Influencer boxing: a wind of change in the boxing world

Boxing events featuring celebrities and influencers have been on the rise in recent months. The leader of this movement is Jake Paul, originally a youtuber turned professional boxer. On social media, the young man has more than 50 million subscribers! Some fans and professionals in the boxing world think that this trend makes a mockery of the venerable sport. However, there is also a good side to influencer boxing too…

A new audience for boxing

When Paul took up boxing, he brought with him his loyal and passionate fans. His fights immediately generated an impressive turnover: as good as or better than that of the world’s biggest fighters. This inevitably attracted the attention of boxing executives and marketing players.

Wasserman has announced the creation of a company that will organise celebrity fights. The bond between celebrities and fans is tighter than ever: social networks allow fans to feel close to their favourite stars and fanbases are measured in thousands of followers. This feeling of closeness also creates a bond of loyalty, when the celebrity tries something new fans often follow. This is what happened with Jake Paul, which is the most convincing example, and the legendary Mike Tyson went so far as to claim that Jake Paul had “resurrected boxing” after sharing the bill with him on 28 November 2020.

It was also interesting to see the footballer Cristiano Ronaldo face Conor McGregor in the octagon – but that was a battle of earnings rather than actual combat!  

Attracting young audiences 

As a lack of connection between combat sports and the younger generation has been pointed out, combining fashion, music, culture and sport is a way to attract young audiences. The four-hour Tyson-Jones fight night is an excellent example of this new format. Snoop Dogg was the presenter, there were musical performances by rappers Lil Wayne, Wiz Khalifa and DaBaby and the show was sponsored by trendy brands such as Weedmaps. And the evening was a success.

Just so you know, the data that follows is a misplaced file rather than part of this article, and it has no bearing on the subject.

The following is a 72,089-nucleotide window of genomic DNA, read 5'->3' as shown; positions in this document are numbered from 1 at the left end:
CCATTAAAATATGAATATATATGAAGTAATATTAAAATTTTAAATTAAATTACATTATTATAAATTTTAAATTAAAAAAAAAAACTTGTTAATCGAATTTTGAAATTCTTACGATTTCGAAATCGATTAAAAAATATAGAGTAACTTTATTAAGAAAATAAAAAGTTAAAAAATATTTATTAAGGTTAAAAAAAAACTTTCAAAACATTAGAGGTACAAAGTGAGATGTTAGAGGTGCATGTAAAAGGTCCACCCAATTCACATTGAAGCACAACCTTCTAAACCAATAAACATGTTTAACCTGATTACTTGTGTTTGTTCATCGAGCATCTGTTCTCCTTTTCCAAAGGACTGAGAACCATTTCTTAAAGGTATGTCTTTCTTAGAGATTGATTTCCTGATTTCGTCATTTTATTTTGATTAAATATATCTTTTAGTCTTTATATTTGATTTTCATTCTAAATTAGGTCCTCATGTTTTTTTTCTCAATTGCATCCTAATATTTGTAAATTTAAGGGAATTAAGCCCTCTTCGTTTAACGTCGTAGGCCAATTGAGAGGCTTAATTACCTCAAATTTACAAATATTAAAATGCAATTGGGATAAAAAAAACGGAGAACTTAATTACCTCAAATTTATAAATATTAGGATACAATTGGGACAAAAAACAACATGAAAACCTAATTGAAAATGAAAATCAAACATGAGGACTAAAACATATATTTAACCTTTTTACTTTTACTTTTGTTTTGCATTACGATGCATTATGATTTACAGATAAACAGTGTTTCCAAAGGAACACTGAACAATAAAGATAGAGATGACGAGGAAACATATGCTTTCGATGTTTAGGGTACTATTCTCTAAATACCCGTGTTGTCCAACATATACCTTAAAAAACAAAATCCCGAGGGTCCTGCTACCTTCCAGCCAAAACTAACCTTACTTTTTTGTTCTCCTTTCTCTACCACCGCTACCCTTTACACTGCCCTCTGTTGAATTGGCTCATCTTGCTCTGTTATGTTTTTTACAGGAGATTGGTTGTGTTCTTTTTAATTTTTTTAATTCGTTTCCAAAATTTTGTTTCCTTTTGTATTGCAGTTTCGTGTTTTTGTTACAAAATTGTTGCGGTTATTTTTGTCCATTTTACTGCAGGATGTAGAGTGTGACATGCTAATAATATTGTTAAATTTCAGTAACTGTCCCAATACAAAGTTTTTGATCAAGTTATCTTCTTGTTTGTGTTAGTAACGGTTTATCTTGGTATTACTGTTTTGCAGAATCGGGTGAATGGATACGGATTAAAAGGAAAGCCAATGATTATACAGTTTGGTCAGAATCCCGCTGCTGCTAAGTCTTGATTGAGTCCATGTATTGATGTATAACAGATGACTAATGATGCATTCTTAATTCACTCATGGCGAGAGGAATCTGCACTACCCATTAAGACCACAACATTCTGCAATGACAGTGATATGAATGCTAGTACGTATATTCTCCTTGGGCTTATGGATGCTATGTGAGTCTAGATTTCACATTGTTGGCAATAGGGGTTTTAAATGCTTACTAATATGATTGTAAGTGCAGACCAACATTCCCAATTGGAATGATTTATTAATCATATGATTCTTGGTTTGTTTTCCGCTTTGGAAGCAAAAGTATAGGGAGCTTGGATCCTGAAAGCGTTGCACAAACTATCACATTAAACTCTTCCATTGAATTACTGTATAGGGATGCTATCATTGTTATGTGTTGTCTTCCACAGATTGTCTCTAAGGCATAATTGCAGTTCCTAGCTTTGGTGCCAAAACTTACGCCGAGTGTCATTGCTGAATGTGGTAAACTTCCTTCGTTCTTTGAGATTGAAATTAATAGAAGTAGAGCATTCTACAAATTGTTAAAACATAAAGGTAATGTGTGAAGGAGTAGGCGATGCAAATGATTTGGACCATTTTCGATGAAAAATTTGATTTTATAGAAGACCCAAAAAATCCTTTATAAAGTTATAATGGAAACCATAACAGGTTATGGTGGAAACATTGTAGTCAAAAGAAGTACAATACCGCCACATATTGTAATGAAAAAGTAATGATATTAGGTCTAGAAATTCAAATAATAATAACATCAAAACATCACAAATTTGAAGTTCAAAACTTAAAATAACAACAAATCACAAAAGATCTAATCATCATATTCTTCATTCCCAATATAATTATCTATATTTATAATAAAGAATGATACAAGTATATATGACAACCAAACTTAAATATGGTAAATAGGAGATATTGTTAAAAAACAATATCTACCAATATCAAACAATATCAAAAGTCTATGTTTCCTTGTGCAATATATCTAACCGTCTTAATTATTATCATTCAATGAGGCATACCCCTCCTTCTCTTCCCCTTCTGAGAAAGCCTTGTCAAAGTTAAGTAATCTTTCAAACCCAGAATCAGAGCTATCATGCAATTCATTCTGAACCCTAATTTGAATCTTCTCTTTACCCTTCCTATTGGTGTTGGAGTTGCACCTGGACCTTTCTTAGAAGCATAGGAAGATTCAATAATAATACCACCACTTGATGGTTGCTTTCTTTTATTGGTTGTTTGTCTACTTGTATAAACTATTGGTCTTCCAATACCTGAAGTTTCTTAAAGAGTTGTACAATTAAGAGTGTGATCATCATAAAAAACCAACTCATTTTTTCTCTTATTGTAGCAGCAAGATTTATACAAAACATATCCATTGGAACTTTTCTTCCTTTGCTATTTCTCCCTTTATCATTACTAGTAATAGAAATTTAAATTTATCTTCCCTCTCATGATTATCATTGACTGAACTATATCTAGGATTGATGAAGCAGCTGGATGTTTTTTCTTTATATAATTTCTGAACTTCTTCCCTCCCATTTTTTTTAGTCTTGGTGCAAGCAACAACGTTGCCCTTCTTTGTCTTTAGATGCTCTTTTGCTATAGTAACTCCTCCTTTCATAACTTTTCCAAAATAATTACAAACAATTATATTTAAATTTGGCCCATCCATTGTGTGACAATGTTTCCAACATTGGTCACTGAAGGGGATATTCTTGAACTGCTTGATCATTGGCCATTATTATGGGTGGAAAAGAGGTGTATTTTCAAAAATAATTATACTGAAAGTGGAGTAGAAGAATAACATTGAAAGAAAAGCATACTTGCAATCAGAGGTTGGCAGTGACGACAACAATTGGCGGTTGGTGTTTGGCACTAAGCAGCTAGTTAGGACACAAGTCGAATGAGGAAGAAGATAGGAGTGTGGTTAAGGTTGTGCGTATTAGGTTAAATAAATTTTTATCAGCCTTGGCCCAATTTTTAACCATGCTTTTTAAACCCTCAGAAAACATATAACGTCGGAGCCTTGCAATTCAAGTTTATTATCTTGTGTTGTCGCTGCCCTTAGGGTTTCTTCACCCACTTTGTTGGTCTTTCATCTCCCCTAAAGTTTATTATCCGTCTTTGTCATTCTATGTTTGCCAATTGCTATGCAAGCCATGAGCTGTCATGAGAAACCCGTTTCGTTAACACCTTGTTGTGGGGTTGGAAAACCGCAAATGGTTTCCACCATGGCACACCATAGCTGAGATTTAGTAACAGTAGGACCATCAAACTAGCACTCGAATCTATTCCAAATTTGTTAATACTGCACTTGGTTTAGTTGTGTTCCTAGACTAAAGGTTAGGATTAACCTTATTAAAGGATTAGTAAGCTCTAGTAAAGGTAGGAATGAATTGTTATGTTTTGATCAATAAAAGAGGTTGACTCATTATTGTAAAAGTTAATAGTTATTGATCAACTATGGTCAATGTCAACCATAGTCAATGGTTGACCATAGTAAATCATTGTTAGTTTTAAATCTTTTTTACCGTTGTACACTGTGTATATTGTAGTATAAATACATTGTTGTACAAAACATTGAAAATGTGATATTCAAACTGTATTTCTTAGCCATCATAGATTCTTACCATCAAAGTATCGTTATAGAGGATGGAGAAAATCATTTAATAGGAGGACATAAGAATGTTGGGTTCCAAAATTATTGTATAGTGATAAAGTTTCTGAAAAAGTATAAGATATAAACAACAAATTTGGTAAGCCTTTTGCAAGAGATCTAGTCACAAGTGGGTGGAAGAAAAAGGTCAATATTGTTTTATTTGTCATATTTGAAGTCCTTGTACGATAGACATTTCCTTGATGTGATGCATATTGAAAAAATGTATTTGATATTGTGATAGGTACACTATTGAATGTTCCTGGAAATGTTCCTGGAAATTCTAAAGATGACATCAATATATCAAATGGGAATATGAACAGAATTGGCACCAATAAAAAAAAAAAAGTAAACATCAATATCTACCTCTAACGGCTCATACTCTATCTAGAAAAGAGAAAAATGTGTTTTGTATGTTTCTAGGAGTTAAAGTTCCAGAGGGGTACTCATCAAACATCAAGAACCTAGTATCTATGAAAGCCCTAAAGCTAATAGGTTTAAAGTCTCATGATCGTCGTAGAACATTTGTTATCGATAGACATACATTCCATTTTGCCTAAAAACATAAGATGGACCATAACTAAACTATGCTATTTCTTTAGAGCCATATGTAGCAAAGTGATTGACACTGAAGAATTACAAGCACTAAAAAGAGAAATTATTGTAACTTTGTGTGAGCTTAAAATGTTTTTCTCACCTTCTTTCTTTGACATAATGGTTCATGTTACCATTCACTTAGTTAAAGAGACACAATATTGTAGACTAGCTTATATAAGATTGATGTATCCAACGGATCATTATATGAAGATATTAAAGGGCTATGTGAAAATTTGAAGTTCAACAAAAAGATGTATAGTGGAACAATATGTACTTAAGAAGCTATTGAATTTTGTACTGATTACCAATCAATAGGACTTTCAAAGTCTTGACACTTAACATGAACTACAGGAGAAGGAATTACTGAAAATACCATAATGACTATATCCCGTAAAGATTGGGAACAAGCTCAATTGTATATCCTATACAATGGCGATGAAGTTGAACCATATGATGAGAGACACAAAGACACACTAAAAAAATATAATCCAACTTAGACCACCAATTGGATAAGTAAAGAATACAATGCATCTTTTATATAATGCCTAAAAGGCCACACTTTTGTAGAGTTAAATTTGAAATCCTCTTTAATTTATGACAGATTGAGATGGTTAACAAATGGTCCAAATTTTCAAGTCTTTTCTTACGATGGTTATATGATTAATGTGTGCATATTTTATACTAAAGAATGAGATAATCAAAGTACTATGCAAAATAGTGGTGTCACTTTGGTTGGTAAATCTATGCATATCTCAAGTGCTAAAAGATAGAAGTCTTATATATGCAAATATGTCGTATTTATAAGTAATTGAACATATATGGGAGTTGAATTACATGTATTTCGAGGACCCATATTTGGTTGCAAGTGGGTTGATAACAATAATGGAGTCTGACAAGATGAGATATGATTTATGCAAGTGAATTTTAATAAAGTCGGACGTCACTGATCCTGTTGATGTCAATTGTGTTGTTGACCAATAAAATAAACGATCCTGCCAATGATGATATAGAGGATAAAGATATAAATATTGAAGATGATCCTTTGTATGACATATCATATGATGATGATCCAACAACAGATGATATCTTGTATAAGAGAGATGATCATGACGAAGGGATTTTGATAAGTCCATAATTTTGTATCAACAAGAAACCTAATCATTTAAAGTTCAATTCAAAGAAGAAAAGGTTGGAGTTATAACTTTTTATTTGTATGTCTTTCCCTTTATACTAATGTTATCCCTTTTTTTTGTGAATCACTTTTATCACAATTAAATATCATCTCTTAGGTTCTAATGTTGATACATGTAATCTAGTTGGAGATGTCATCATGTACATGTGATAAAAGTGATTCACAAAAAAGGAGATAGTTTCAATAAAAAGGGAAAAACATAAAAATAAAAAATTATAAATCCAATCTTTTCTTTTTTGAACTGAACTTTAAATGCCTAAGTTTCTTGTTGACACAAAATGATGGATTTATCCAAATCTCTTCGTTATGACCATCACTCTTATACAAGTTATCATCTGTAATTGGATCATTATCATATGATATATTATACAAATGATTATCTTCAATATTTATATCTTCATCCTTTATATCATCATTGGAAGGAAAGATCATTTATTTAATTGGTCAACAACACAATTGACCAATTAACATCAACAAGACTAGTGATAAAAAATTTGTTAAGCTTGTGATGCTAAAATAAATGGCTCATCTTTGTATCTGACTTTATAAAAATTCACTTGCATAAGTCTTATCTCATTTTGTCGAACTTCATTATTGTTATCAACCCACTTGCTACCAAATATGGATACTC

What about the quality of the fights?

Having fights watched is good, but what about the technical quality of the fights? These influencer fights generate as much money as high level boxing, yet what is the real level of the fights? Are they championship level fights? For some this is not yet the case but it could become so. For others, celebrity fights are a different kind of boxing. In the case of Jake Paul, he is now licensed as a professional boxer and fights in fully sanctioned events. Espinoza said he sees in him the stature to go to the top level.

The quality of a boxing fight is not always apparent to a neophyte who follows his favourite personality. Celebrity, sports, music and influencer fights generate a lot of bets and you could easily bet on these fights with William Hill’s joining bonus. Thanks to betting, you will experience the fights even more intensely.

Some celebrity fights feature professional athletes, such as former NBA player Lamar Odom, who have the fitness to perform. Some sportsmen have successfully converted to combat sports.

One example is Sonny Bill Williams, a popular rugby player who became a professional boxer and has a very successful career. In the same idea of converting, Jérémy Janot and Jérôme Leroy are two Ligue 1 footballers who have embraced a career as a professional MMA fighter. And you, which footballers would you like to see in the ring?

Boxing and trends 

If celebrity influencer boxing is the trend of the moment, the union of boxing and trends is not new. The first trend in boxing was “white collar boxing” in the US in the late 1980s: lawyers, doctors, bankers and office workers demanded to be trained and to have a real boxing match. The trend progressed to the organisation of white collar fights by Bruce Silverglade, the owner of Gleason’s Gym in New York.

This trend has moved into the entertainment world, opening the door to new forms of competition with fights reminiscent of the fairground fights of the Belle Epoque. Celebrities have gradually been tempted by the experience. Examples include the fight between presenter Leslie Dennis and comedian Ricky Gervais in 2003, and Shaquille O’Neal’s two exhibition fights against Shane Mosley and De La Hoya. 

The vindictive dimension of influencer fights is not new either, as there have always been fights to wash away an affront or end a clash.

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